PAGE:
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Gwen’s Take: How we see each other … and how we don’t

On the afternoon after we learned a sixth church had burned under suspicious circumstances in a single week, and on the day before the 51st anniversary of Lyndon B Johnson’s signing of the Civil Rights Act, I stepped onto a stage at the Aspen Ideas Festival in Colorado.

The topic at hand was American Identity — how we see ourselves and how we see each other. The audience was overwhelmingly white; the assembled panelists on stage were not. This was by design.

The last few weeks have pried many of our eyes open. When the President showcased his gospel pipes at a Charleston, South Carolina, funeral, the rhythm and melodic traditions of black worship was a brand new thing for many of my white friends. (Valerie Jarrett, one of his top advisers, said he had made up his mind to sing Amazing Grace on the flight to Charleston, much to his wife’s astonishment. When he hesitated at the end of an emotional sermon, Jarrett said, it was only to settle on the right key.)

Ai-Jen Poo is an Asian American woman who works on behalf of domestic workers who speak dozens of languages.

James Fallows, the Atlantic Magazine correspondent, has traveled far and wide reporting on how people around the world see America. (They want to be us, but don’t always like us.) He happily occupied the “Token White Guy” seat.

Ashanti Branch is a burly and gentle dreadlocked middle school principal in Oakland who has made it his mission to move young black boys from disadvantage to advantage through his program, “Ever Forward.” As a young black man, he is used to being treated as a threat.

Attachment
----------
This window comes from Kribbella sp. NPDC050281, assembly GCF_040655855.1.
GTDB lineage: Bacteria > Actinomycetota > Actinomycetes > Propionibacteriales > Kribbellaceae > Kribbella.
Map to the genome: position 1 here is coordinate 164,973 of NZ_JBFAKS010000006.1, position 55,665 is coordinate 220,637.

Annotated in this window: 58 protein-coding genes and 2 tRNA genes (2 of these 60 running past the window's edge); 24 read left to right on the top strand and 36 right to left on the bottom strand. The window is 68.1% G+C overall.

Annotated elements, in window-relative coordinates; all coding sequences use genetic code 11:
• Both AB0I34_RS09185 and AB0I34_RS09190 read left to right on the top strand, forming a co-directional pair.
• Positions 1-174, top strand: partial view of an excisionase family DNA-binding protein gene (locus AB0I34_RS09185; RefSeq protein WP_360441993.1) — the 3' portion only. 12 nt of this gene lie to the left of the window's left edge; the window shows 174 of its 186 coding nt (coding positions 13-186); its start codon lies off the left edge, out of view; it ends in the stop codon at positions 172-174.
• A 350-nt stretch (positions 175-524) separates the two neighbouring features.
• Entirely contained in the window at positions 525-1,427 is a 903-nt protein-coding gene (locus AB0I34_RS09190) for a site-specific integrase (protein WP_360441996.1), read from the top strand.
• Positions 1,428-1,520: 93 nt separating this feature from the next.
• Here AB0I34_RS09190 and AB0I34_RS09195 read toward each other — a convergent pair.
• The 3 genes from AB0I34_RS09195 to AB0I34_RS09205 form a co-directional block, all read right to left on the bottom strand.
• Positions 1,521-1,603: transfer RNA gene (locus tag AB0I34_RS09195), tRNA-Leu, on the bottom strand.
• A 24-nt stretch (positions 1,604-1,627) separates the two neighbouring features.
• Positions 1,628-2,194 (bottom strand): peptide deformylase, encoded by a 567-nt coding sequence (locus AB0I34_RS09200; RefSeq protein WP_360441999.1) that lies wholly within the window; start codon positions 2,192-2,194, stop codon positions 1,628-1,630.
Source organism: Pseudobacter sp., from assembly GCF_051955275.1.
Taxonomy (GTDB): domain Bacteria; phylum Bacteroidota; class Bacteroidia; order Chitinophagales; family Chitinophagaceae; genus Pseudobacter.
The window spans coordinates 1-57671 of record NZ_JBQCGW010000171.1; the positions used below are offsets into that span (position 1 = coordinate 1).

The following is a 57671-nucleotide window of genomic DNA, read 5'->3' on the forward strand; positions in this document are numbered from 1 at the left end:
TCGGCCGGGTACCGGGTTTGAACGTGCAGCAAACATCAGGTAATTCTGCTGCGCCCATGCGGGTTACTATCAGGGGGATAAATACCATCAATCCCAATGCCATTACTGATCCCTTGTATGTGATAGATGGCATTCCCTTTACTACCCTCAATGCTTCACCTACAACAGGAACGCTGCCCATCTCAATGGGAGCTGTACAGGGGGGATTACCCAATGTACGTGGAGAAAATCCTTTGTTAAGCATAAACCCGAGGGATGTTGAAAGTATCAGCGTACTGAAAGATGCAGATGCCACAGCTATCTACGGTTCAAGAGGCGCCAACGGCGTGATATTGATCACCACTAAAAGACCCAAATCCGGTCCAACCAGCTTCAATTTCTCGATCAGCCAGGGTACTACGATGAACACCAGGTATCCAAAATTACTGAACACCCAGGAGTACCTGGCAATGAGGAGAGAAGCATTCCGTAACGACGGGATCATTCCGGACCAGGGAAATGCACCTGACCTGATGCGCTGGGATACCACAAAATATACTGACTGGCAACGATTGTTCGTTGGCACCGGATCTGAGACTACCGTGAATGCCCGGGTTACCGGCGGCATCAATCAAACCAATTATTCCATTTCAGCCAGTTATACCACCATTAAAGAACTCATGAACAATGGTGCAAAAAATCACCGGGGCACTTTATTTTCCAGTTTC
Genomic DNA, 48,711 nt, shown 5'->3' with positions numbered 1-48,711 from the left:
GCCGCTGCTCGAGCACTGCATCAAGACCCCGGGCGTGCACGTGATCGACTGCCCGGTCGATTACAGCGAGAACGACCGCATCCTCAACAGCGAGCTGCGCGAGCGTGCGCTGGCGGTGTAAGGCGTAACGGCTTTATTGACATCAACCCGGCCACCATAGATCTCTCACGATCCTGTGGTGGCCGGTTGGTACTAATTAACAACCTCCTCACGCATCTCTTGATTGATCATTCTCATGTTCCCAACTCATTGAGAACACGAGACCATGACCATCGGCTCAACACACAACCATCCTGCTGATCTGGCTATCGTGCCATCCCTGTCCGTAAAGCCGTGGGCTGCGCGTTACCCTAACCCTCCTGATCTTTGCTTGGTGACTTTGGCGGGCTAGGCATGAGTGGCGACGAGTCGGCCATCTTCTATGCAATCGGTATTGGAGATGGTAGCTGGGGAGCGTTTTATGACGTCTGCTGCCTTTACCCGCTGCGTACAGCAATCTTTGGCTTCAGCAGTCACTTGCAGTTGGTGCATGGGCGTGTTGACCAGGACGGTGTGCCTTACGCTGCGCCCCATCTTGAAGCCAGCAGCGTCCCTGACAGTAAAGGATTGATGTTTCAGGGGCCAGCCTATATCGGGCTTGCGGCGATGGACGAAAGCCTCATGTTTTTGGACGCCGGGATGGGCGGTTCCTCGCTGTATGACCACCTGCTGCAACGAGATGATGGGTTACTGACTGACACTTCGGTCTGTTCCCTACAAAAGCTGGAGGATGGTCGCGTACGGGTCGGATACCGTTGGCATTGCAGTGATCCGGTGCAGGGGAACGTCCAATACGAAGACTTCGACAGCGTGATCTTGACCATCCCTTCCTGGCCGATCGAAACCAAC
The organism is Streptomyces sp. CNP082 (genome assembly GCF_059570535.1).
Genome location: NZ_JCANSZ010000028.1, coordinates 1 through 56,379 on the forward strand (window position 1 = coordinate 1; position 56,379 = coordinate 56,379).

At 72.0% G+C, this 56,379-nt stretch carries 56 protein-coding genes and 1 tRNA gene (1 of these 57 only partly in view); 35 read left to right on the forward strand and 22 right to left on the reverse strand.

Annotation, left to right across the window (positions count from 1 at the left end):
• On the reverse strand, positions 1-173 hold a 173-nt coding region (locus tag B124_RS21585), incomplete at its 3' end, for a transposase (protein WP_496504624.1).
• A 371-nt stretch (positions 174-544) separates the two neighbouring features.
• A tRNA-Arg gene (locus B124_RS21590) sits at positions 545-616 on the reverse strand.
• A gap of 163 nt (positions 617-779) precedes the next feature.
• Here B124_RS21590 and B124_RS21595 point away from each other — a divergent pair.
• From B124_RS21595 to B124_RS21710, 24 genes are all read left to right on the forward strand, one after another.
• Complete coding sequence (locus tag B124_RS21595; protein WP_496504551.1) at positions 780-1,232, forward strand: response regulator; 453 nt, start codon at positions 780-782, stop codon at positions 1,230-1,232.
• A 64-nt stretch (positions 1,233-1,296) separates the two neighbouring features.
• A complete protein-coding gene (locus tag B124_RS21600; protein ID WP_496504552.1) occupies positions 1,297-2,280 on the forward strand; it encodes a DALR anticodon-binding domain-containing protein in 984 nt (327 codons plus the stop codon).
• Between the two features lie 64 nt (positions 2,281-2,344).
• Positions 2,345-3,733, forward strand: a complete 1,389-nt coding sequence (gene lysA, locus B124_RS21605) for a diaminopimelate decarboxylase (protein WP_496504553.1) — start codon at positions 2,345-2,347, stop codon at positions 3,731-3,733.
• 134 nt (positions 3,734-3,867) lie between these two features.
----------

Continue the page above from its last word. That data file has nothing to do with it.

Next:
Michele Norris, the NPR host, has created an online portal called “The Race Card Project” where thousands of people have expressed their views on race and identity in revealing six-word snippets. She is black. And she is from Minnesota. Her father fought for his country, but faced discrimination when he returned home. All of these things define her.

Joe Echevarria, who grew up in the rundown South Bronx and found a way out through a program that funneled him into private schools and higher education, just retired as CEO of Deloitte LLP. Fully conscious of his roots as a Puerto Rican kid who grew up poor in the same public housing project as Supreme Court Justice Sonia Sotomayor, he now runs the “My Brother’s Keeper Alliance” to help young men of color.

Elizabeth Alexander was our grace note. A soulful African- American writer who wrote and delivered the inaugural poem “Praise Song for the Day” at President Obama’s first inaugural, she talked of her identity as an educator — at Yale — and also as the mother of two boys.

It was a heady mix of experience made more so by the unscripted questions I solicited from the audience.

There was the Native American woman who implored us not to forget the nation’s original indigenous identity. There was the young white man who wondered aloud whether the American Dream was dead. And there was the question from the young, African scholar who wanted to know what we were willing to die for.

Echevarria had the best answer to that: it’s not what we will die for. It’s what we will live for.

I saw today that the U.S. Census has officially concluded that the majority of Americans under the age of 5 are children of color. Yet we still live in a world where our continuing tugs of war over identity periodically explode into incomprehensible violence and resentment.

I see this next generation coming of age, and I know it is more important than ever that we learn to see each other.

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